World Environment Day 2021: Reimagine, Recreate and Restore
This year’s theme for the United Nations World Environment Day is Reimagine, Recreate and Restore. Every year on the 5th June, the UN Environment Programme reminds us that we are all responsible for the planet and encourages people to find unique and creative ways to solve one of the most pressing issues of our time — how to live sustainably on this beautiful life-sustaining blue and green dot.
We cannot turn back time. But we can grow trees, green our cities, rewild our gardens, change our diets and clean up rivers and coasts. We are the generation that can make peace with nature. Let’s get active, not anxious. Let’s be bold, not timid. Join #GenerationRestoration — UN Environment
As a recipient of the UN Environment’s 2016 Champion of the Earth award, I have written much before on the reasons why we need to spend every day working on planetary sustainability, and in 2019, in partnership with the UN, we launched a global initiative for activating sustainable lifestyles globally called The Anatomy of Action.
The “Reimagine, Recreate and Restore” theme of this year’s World Environment Day really resonates with all the ways we have been working to activate positive transformation through the UnSchool. So, I wanted to take this opportunity to explore the possibilities that we all have right in front of us to help bring about positive global change.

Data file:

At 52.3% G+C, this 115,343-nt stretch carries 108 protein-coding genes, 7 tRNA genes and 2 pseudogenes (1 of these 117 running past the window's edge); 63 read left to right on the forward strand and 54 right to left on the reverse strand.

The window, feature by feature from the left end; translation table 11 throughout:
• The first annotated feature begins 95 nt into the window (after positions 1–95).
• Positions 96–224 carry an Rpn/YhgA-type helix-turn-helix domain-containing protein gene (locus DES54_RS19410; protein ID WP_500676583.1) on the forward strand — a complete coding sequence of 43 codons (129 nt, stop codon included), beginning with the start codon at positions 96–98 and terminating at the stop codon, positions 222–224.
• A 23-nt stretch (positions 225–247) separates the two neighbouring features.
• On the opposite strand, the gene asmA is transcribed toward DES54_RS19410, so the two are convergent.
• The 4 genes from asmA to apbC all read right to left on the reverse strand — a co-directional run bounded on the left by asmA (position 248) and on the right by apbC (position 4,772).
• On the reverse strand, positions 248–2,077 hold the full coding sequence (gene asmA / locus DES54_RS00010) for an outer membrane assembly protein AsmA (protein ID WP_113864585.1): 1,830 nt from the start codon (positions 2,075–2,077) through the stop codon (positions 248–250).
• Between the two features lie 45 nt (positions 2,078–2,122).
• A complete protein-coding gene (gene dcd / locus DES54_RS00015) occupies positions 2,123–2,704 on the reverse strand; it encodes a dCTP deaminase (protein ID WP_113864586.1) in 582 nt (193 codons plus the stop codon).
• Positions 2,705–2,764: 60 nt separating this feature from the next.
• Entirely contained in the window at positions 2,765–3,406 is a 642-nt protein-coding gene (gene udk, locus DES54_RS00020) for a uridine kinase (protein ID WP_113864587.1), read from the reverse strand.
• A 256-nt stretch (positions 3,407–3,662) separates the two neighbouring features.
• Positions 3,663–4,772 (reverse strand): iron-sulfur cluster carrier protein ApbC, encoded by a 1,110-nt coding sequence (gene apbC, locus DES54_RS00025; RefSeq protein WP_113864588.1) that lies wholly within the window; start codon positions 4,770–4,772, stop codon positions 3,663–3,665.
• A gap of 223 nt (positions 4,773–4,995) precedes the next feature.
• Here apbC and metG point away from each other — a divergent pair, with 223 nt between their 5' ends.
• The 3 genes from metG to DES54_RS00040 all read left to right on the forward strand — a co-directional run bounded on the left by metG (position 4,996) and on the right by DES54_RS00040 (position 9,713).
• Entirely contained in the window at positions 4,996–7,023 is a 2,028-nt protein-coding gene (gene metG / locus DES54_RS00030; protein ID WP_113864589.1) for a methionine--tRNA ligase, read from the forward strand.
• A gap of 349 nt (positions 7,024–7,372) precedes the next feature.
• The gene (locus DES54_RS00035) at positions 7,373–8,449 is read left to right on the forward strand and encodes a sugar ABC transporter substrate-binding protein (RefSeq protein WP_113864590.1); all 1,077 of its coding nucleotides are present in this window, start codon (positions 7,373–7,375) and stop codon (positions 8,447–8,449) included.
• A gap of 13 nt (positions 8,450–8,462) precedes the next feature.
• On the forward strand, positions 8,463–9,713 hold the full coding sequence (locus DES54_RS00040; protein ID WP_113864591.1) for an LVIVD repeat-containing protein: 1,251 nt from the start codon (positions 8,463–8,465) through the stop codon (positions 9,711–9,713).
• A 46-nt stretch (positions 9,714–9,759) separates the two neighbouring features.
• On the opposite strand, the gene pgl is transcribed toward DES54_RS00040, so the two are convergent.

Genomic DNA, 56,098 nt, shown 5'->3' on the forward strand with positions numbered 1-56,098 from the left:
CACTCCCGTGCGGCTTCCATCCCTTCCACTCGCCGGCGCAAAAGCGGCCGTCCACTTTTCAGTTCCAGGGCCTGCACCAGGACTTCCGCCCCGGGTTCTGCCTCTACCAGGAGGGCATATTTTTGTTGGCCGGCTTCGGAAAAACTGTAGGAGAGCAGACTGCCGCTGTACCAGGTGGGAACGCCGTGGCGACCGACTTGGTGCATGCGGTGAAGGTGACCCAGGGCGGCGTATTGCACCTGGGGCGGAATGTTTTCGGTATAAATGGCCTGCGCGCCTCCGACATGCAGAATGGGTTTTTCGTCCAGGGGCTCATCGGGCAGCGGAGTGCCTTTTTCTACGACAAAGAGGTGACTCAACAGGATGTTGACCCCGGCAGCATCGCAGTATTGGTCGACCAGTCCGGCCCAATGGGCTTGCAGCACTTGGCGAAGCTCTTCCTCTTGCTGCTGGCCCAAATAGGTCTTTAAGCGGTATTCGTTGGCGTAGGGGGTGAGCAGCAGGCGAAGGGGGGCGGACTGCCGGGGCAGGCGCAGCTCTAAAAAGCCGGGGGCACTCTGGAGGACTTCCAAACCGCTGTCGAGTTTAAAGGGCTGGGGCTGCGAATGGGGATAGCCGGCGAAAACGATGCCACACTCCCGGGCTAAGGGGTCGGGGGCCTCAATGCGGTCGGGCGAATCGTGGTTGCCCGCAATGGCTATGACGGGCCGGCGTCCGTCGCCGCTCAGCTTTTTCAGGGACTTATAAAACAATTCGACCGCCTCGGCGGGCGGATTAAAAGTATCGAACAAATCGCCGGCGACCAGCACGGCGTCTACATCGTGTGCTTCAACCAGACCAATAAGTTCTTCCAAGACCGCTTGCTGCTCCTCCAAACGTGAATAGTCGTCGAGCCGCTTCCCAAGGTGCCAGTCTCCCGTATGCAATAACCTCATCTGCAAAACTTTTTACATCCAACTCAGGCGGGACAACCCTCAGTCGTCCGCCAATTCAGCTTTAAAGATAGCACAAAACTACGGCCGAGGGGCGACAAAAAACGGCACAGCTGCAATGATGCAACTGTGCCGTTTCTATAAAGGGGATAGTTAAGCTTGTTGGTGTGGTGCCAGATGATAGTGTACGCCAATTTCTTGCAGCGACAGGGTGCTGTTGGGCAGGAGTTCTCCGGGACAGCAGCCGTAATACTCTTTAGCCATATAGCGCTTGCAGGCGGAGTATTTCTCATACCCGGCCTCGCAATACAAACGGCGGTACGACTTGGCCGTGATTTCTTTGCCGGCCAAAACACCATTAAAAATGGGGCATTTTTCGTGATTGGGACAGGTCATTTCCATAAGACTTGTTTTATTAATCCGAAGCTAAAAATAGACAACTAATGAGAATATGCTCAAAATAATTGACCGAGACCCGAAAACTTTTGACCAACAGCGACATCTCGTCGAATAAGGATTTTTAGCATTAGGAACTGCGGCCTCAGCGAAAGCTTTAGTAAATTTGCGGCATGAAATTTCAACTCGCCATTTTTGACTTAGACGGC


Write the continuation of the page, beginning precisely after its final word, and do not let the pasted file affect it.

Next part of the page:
Every action we take has an impact on the world around us — we can make micro changes that lead to macro benefits, especially if these are multiplied by many.
Eco-Systems Restoration and understanding the value of ecosystems are two of the main actions that the UN Environment is calling on people to engage with this year.
A massive half of the world’s GDP depends on natural systems and services, with every $1 invested in restoration, generating nearly $30 in economic benefits. Imagine how much positive global change we could have toward sustainability if more businesses, governments and individuals took this on as a goal for this decade.
Ecosystem restoration is not just about replanting trees and supporting natural spaces to rewild. Whilst this is very important, it’s also about actively divesting from companies and products that are related to deforestation to begin with.